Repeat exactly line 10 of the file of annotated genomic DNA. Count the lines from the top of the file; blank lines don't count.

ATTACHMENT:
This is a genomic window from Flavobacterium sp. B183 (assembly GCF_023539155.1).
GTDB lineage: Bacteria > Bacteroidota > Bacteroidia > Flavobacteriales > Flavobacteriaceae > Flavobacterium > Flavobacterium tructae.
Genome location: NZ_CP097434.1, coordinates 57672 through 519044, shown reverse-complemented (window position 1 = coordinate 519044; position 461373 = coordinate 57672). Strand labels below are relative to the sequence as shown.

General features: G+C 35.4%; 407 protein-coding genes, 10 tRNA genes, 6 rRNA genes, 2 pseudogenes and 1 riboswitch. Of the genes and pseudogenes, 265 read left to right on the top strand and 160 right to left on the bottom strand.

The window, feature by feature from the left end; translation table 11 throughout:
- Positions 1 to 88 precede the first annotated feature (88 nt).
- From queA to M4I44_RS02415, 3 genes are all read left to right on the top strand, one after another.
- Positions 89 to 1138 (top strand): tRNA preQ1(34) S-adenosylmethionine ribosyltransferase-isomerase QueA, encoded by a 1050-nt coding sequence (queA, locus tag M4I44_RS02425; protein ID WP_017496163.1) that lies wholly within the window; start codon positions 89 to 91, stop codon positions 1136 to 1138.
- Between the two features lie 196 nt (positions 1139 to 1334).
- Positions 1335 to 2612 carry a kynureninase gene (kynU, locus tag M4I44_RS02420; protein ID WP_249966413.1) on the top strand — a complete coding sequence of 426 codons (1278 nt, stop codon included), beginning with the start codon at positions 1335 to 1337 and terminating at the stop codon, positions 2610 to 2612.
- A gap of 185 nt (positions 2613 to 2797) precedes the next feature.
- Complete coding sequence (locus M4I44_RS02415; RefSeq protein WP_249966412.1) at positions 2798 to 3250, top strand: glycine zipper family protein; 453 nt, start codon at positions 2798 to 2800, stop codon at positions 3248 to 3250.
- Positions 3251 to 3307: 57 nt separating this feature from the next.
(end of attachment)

- Positions 1335 to 2612 carry a kynureninase gene (kynU, locus tag M4I44_RS02420; protein ID WP_249966413.1) on the top strand — a complete coding sequence of 426 codons (1278 nt, stop codon included), beginning with the start codon at positions 1335 to 1337 and terminating at the stop codon, positions 2610 to 2612.